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Congressional Committees Offer Plan to Fix Medicare Doctor Payments

SGR on chopping block (October 31)

According to a report from the Kaiser Family Foundation, the Democratic and Republican leaders of two key congressional committees have agreed on a framework to scrap the problematic Medicare payment formula for physicians and replace it with one that would link physician reimbursement to the quality of care provided, a step that could put an end to the annual “doc fix” debate.

The discussion draft released Oct. 31 by the Senate Finance and House Ways and Means committees would do away with the Sustainable Growth Rate (SGR). That formula, adopted as part of the deficit-reduction law in 1997, will reduce Medicare physician payments by nearly 25% next January 1st unless Congress intervenes. Stopping scheduled payment cuts caused by the SGR has become a yearly ritual on Capitol Hill, leading to doctors’ frustration with the system and a growing budget problem because each deferral increases the size and price tag of the next fix.

The proposal would make a historic shift in doctor payments, moving physicians from the traditional system in which they are paid for volume and instead using financial incentives to encourage them to move to alternative payment models emphasizing quality care. The framework would repeal the SGR and instead hold doctors’ pay at current levels as alternative payment models are developed and tested. It would combine some existing Medicare physician quality programs into a new initiative starting in 2017 that would offer doctors additional pay based on their performance on value-based criteria, such as making more same-day appointments for urgent needs and enhancing their use of electronic medical records.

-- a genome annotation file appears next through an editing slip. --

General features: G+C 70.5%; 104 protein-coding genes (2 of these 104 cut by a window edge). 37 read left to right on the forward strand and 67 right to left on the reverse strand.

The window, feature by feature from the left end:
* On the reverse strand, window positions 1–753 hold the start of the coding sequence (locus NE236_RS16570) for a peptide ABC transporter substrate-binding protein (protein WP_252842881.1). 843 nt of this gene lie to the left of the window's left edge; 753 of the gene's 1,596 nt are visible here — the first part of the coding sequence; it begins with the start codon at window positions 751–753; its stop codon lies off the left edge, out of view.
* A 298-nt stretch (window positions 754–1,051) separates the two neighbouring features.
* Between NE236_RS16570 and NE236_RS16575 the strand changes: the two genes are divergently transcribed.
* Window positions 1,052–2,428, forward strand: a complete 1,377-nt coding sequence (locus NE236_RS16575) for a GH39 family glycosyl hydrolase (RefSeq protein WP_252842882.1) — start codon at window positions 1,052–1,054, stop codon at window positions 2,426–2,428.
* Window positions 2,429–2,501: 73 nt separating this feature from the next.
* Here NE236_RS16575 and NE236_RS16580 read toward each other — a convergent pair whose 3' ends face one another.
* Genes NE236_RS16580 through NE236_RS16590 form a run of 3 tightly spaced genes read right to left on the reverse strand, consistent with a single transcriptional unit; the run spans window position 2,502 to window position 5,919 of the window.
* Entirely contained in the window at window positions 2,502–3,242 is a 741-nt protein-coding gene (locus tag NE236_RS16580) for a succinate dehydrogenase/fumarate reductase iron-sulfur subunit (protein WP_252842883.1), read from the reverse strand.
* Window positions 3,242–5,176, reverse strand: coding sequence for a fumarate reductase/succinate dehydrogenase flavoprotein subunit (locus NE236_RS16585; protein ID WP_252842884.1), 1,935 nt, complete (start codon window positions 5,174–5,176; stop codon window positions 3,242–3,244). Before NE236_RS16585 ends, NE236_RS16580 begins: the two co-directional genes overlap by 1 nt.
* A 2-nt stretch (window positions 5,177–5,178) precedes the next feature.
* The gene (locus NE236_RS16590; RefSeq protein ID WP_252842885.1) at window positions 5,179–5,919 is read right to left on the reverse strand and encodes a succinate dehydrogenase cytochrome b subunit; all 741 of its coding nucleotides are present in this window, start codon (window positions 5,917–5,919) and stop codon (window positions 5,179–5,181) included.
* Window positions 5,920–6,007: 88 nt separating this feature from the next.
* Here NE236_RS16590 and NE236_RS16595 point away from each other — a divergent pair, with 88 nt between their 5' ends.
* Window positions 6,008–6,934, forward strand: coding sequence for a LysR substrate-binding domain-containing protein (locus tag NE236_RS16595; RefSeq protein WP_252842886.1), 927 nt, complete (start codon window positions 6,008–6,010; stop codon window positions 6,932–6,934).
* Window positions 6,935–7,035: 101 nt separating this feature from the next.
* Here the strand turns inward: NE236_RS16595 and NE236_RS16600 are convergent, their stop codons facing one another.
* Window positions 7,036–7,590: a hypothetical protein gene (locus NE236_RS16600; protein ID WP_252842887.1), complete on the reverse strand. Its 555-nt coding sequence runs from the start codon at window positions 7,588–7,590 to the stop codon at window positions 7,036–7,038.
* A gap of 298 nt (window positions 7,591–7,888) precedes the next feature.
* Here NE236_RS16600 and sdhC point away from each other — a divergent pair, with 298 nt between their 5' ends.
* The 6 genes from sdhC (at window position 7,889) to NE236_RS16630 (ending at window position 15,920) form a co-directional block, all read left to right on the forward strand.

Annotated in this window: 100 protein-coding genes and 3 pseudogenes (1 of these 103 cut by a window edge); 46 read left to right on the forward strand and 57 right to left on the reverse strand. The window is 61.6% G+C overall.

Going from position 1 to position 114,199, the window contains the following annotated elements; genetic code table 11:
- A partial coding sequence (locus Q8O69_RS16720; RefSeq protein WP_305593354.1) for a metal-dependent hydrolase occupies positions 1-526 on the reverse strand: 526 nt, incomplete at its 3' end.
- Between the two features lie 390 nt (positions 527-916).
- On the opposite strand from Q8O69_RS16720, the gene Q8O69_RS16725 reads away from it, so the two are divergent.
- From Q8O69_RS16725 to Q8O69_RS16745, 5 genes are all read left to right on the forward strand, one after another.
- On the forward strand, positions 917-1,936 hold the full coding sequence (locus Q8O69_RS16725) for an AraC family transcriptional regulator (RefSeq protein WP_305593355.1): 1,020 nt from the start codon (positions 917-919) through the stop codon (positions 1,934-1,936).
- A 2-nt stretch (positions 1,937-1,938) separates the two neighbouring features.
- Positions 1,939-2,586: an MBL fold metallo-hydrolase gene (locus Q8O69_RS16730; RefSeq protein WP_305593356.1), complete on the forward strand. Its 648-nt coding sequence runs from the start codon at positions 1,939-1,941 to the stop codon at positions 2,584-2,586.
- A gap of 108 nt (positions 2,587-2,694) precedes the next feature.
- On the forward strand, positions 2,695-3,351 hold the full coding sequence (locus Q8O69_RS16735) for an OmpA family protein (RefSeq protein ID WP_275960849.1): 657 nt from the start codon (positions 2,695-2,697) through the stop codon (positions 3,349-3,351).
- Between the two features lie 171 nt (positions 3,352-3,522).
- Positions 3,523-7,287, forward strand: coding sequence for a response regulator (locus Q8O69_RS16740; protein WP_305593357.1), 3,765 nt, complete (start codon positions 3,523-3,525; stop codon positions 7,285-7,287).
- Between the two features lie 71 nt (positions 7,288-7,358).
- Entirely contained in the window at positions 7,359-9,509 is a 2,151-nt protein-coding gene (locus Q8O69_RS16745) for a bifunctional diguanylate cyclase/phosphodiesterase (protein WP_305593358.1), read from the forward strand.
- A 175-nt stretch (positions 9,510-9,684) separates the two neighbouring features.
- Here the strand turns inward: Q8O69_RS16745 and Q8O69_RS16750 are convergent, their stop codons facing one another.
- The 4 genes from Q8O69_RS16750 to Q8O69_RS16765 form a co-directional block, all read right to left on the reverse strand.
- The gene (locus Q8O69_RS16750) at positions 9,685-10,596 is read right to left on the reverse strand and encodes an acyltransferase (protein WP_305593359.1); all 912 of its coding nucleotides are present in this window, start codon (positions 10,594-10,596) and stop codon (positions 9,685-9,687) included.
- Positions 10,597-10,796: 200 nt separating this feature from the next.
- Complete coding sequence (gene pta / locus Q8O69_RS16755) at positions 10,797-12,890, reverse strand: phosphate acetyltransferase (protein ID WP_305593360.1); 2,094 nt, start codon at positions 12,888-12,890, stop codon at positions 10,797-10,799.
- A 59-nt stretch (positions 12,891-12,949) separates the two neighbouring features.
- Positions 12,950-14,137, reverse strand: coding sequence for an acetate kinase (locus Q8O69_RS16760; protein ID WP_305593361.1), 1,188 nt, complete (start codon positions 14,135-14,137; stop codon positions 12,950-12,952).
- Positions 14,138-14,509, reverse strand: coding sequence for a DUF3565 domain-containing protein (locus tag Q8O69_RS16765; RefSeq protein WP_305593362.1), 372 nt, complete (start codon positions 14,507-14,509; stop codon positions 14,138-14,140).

Providers who receive a significant portion of their annual revenue from an alternative payment model would receive a 5% bonus through 2021. Those models could include accountable care organizations (ACOs), in which doctors and hospitals work together to reduce the cost of care for patients and share in those savings, or a patient-centered medical home, where a primary care practice oversees all of the medical needs of its patients and monitors the use of specialists.

The proposal would also create a process to ensure accurate payment for provider services, reward care coordination for patients with multiple chronic conditions, and introduce physician-developed care guidelines to reduce “inappropriate care that harms patients,” according to a summary.

Source: Kaiser Health News; October 31, 2013.

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